FIG. 13 shows the changes in the bit line voltage for the memory cell mat of the near end and far end when reading is performed. In the case of this example, the power supply voltage VDD is, for example, 3.3 V, and the lowered voltage VDL that is used within the memory array is, for example, 2.2 V. As is illustrated, before reading, the bit line BL and the complementary bit line BL- are precharged to a voltage level of one half of the internal power supply voltage VDL, for example, 1.1 V, and after starting reading, in response to the storage data of the memory cell, for example, the bit line BL- is charged by means of the power supply voltage VDD, and the complementary bit line BL is discharged by means of the common voltage VSS. Since the application time for the power supply voltage VDD to the bit lines BL in other words, the time TOVD for the overdrive is sent by matrixching it to the sense amplifier for the farthest end, the bit line that is connected to the sense amplifier for the farthest end is properly charged to the internal power supply voltage VDL by means of the overdrive operation, but at the bit line BL that is connected to the sense amplifier for the near end, it is charged to a surplus due to the same overdrive time TOVD, and when the overdrive is completed, is held at a level that is higher than the internal VDL. Since the complementary bit line BL-- is discharged by means of the common voltage VSS in the case of either the far end or the near end, its voltage is about the same.

This invention was made after reviewing this information, and its purpose is to offer a semiconductor memory device in which the timing for the overdrive can be controlled in response to the arrangement positions of the memory cell matrices, the bit lines can be driven at the optimum voltage, a reduction in the power consumption can be accomplished, and the timing design for the overdrive can be simplified.

SUMMARY OF THE INVENTION

In order to achieve the above-mentioned purposes, the semiconductor memory device of this invention has a first, second, and third voltage supply node for the purpose of providing a first voltage, a second voltage that is a higher than the above-mentioned first voltage, and a third voltage that is higher than the above-mentioned second voltage, a memory cell array wherein the memory cells are arranged at intersection points of word lines and bit line pairs, and which hold charges corresponding to the above-mentioned first voltage and the above-mentioned second voltage as data, a sense amplifier block that is connected to the above-mentioned bit line pairs, and contains a sense amplifier that operates in response to the above-mentioned first voltage and the above-mentioned third voltage during the first period of reading the data that is stored in the above-mentioned memory cells, and which operates in response to the above-mentioned first voltage and the above-mentioned second voltage during a second period, a first, second, and third wiring for the purpose of respectively supplying the above-mentioned first voltage, the above-mentioned second voltage, and the above-mentioned third voltage to the above-mentioned sense amplifier block, and a sense amplifier drive control means that controls the length of the above-mentioned first and second periods in response to the length of the wiring between the above-mentioned wiring for the above-mentioned voltage supplying nodes and the above-mentioned sense amplifier block.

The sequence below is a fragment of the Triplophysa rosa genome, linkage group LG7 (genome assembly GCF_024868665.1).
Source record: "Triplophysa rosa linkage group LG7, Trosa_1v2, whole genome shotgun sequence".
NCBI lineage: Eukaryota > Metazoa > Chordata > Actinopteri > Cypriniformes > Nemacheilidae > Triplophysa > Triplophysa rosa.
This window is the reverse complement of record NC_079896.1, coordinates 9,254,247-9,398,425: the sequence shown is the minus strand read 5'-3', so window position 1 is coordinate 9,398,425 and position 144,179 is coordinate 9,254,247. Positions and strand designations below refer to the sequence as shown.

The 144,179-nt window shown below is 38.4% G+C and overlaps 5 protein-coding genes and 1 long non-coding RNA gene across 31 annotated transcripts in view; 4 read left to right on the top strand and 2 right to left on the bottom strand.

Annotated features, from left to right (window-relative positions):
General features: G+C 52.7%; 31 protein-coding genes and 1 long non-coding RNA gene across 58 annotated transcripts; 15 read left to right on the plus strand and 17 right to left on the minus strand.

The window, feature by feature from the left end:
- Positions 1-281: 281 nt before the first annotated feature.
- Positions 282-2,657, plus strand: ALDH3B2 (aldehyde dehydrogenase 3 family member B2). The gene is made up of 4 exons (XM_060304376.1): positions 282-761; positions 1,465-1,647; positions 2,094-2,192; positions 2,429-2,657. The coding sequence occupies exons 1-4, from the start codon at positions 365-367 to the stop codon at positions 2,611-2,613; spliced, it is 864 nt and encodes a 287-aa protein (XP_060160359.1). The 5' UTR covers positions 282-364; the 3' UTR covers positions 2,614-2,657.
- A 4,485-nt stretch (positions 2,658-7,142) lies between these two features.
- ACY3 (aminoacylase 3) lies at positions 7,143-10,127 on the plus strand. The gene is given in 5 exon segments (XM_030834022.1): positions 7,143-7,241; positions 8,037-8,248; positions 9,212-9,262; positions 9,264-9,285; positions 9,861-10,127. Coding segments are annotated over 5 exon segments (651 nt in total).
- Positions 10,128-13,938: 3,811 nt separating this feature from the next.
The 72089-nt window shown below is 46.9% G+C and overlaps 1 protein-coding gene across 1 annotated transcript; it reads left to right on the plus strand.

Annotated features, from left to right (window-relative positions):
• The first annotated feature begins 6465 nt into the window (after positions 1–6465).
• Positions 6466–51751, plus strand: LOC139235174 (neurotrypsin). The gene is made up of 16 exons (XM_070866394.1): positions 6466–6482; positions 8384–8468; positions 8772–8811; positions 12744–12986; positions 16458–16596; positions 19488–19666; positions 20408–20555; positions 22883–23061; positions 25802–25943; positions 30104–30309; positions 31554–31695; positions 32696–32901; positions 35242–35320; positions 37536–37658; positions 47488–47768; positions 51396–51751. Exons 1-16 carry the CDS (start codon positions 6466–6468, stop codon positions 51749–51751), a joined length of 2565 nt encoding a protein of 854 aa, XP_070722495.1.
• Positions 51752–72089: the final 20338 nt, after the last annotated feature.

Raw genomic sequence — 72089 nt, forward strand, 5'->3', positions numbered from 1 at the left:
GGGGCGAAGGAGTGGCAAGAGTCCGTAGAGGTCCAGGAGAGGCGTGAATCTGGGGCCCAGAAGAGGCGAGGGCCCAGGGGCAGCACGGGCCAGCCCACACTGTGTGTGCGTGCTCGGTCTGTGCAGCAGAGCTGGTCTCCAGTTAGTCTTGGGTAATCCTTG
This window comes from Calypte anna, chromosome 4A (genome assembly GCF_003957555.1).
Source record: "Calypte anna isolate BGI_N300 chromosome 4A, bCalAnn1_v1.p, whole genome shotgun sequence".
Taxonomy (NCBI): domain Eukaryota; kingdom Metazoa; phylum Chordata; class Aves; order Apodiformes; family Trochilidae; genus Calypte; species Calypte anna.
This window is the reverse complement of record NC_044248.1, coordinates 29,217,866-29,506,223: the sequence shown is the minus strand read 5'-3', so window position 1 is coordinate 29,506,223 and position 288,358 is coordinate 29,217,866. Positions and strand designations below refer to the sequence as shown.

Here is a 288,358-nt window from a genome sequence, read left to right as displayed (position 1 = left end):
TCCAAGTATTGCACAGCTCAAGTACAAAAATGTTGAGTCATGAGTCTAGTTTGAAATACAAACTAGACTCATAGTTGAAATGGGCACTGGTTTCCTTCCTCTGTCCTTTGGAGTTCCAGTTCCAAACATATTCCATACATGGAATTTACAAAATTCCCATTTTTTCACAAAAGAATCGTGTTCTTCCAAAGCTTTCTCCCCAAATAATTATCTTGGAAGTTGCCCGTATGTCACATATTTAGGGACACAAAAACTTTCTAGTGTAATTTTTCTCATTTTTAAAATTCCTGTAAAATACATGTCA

Also, optimally, the above-mentioned sense amplifier drive control means controls the length of the above-mentioned first period according to the length of the above-mentioned wiring.

Also, the above-mentioned sense amplifier drive control means contains a pulse signal generating circuit that generates a drive pulse signal of a pulse width corresponding to the above-mentioned line length, and the above-mentioned drive pulse signal controls the length of the above-mentioned first period.